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“Would you tell me, please, which way I ought to go from here?’
‘That depends a good deal on where you want to get to,’ said the Cat.
‘I don’t much care where -‘ said Alice.
‘Then it doesn’t matter which way you go,’ said the Cat.”
Lewis Caroll, Alice in Wonderland
We are all familiar with the analogy of transformational change as a journey, but seldom do we stop and think just how powerful and compelling that analogy can become. We all interpret the concept differently, so let’s explore how we can communicate and use the concepts.
At Structure Talent we see a transformational journey as a fundamental reinvention of the organization. That means engaging others to rethink the why of the organization; its purpose and how it delivers value outside-in. And just like the preparation for any journey, you – the change agent driving this – will want to do some research to decide on how to best describe the destination, points of interest and key decisions, as well as the timeframe.
You are also going to need to prepare for the discussion on why the status quo is untenable going forward. How standing still is just not an option. Perhaps more importantly, you’ll probably need to think about the others on the journey that you want to bring along. Rather than resisting change outright, most people resist change that is imposed upon them. Indeed, if individuals develop new ways of working for themselves, it’s generally regarded as a good thing. They embrace the journey and help drive it forward.
Who’s On That Change Journey?
Is it you on the journey? The team you lead? Your business unit? Or the entire organization? They all have different needs. Who’s on the bus? How do you choose the team? Do they all understand the challenge the same way you do? What about everyone else?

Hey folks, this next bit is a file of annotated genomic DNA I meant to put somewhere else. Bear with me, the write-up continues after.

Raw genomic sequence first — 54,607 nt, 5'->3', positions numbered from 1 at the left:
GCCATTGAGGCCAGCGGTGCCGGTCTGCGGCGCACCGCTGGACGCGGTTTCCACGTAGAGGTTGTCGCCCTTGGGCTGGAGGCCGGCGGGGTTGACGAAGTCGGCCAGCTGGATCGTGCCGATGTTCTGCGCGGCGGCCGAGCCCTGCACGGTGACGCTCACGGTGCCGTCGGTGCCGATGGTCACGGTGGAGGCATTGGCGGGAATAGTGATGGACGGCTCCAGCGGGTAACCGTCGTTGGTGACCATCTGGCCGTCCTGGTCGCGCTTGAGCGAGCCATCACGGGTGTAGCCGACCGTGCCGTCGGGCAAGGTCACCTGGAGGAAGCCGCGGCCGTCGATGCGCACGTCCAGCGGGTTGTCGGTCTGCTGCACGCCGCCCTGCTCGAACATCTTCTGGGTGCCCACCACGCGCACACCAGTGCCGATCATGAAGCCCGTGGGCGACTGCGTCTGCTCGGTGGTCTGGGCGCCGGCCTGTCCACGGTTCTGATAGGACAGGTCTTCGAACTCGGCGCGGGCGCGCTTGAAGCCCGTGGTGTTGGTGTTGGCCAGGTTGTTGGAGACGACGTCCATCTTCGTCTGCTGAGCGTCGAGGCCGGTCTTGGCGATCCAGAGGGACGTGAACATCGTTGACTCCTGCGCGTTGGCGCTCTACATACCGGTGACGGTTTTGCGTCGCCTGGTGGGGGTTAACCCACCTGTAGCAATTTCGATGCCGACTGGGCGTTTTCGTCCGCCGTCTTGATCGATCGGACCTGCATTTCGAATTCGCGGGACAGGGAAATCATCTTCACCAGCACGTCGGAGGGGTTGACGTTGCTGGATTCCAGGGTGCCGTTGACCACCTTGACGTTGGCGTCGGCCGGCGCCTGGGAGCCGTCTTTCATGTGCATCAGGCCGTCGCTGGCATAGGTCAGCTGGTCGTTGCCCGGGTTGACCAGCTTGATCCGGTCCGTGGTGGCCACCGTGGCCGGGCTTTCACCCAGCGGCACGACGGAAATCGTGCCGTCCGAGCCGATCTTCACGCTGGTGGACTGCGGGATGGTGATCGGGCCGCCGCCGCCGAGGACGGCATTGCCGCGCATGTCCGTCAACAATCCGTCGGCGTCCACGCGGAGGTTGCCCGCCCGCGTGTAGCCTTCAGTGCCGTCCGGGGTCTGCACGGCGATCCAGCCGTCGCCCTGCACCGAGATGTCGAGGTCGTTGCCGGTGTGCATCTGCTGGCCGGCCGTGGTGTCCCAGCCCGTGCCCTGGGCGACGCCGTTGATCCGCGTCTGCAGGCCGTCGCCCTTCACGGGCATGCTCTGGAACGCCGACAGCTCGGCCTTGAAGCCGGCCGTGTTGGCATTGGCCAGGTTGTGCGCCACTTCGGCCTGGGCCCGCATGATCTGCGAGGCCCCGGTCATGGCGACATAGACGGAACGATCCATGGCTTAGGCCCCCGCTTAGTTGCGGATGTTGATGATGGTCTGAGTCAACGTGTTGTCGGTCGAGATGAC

When engaging change teams in workshops, we often start by asking them to draw a rich picture – if their organization were a vehicle, what would it look like? By looking at the picture we would see everything that’s right and wrong with the organization. Apart from a great team exercise to break the ice, more importantly, participants now have permission to think about the current state of the organization without pointing fingers. They also have to start thinking about where they are today, where they are going, who is on that vehicle, and who’s steering.
For the organization, ensuring that the right stakeholders are engaged – even getting their attention – is often a key challenge. For success, a certain degree of diversity is required around working preferences and thinking styles (rather than sex or color). Yet there’s usually little attention to the complimentary skills and competencies needed. The stakeholders and key players in the change team are frequently chosen for their political skills and ability to “make the change happen.” Balancing the team is nearly always an afterthought.
Is Everyone Aligned?
It’s hardly surprising that most transformational journeys are fraught with uncertainty. But just like a backpacker setting out on a world tour – a traveler rather than a tourist – you wouldn’t expect to know every nuance of every transfer and stopover. You might have decided it is “overland to Australia” and elected to fly from Athens to Mumbai – but the precise detail of traveling by train across Europe and India, and the islands in Indonesia that you’ll visit – you’ll work those out as you go. Perhaps more importantly, you expect to come back a changed and enriched person.